Time: Clock #5

This is a very simple clock. It is only right twice a day!

(To be clear, though the clock face is static, the colors of the background are actually mapped to the real time. Technically, the clock face remains interpretable. The color at the top becomes more red and less blue and the other, the opposite. Green remains the same. How much redder or much bluer is mapped to the minute and hour, respectively.)

#time 


Time: Clock #4

This one is a personal clock – rather than the markers on its face representing the hours of the day, the markers refer to personally significant dates. At the end of period of time the clock covers, a “start again” button appears.

Roughly every 3 degrees represents a day.

#time 


Time: Clock #3

A NOW Clock. Very accurate, no? Inspired by this find.

#time 


Time: Clock #2

A fun little CMY(K) Clock:

#time 


Art of Noticing: Observational Summaries

I had chosen to observe the northeast corner of Prospect Park, seen below:


The area is quite close to the Parkside stop of the Q train, making observations relatively easy to do over the course of the week. So far in my “observational sessions,” I’ve sort of flitted about the site, trying to figure out what I should be observing. Should I be counting how many people walk by? The number of bikers, the number of moms with strollers, the number of barbeques? None of these seem like the right way to observe or experience the space.

But the following collections came out of that line of thinking:

Garbage Found


Tree Abrasions Noticed


The collections are not exhaustive (for the sake of my own sanity), and I refrained from attempting to count or categorize these items (at least for now).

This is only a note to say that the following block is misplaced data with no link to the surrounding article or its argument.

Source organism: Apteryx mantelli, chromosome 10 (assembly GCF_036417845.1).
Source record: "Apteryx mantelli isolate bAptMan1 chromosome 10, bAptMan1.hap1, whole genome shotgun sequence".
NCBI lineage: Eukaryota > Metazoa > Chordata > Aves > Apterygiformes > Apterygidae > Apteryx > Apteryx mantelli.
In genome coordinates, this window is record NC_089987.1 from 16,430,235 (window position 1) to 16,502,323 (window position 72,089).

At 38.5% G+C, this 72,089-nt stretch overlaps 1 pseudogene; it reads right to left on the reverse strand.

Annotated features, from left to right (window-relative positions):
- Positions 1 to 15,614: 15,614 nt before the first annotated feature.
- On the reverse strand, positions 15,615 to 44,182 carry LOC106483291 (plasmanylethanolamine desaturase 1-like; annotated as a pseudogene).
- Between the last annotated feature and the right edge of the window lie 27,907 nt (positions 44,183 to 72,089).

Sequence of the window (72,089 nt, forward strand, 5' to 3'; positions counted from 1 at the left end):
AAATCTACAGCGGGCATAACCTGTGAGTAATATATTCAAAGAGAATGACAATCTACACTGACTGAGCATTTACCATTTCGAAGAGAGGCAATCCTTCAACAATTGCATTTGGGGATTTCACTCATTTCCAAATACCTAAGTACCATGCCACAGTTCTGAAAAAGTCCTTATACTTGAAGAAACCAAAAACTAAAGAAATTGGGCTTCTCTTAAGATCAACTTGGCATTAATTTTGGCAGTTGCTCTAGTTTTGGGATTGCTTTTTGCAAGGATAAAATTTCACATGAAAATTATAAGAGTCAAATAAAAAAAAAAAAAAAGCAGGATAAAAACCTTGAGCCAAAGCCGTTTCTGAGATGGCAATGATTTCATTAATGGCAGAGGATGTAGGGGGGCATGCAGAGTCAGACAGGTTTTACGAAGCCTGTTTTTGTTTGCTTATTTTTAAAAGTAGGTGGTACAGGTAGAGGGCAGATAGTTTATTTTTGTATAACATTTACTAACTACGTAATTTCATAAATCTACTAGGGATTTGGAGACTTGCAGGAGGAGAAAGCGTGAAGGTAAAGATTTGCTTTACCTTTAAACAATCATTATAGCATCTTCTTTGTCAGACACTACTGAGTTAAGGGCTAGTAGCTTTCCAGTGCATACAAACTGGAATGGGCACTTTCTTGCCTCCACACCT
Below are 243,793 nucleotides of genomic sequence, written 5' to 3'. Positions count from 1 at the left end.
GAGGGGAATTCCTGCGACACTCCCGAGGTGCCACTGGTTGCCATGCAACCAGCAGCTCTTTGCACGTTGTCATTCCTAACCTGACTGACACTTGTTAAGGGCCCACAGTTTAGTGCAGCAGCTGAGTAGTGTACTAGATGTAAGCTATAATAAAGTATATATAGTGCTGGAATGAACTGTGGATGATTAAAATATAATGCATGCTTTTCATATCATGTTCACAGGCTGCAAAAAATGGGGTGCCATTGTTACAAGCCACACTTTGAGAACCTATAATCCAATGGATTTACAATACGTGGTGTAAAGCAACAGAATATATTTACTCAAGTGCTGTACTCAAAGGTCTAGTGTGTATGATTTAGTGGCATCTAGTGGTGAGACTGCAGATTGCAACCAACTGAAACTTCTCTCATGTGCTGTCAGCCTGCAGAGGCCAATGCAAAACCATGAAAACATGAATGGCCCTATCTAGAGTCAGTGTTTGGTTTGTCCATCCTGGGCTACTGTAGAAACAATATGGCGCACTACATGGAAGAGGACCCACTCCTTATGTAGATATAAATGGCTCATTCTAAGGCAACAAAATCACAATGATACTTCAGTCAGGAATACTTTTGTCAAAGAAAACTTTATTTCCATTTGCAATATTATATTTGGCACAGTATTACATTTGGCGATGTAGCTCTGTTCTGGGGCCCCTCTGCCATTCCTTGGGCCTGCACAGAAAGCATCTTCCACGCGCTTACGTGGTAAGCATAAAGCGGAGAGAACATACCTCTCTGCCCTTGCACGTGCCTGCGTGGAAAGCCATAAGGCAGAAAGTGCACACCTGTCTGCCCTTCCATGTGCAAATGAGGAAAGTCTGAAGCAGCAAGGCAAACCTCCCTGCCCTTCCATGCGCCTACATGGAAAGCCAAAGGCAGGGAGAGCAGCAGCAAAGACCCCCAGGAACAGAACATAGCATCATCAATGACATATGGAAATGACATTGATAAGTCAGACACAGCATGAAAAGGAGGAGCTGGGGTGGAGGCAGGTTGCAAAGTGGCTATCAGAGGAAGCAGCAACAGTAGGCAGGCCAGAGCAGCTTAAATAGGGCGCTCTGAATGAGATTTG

My most successful act of noticing came when I made an audio recording of the ambient sound at my site:

Audio Recording of Ambient Sound

Though our project instructions specifically task us with setting aside our phones, it also felt as though I often needed my phone to capture the kind of information I wanted. Audio was a little different – this actually required me to set my phone down, so as not to interfere with the recording. This was my most rewarding period of actually seeing what was in my site. As I began to look and listen, I began to notice the sounds of different birds, and gain a sense of where their chirps were actually located in the space (before, their chirps were just part of the environment, a sort of disembodied noise). It all felt quite Odellian.

I’m hoping to add a bit of counting and categorizing in my future observations. These are a few ideas of what I might do in future sessions:

  • Collect the leaves that have fallen on the ground. What species are represented?
  • Are there any fungal species at my chosen site?
  • Watercolor studies of the three large trees in my area.
  • Try to identify the plant species in iNaturalist (I’ve been having bad luck with this one).

Other suggestions?



#post-natural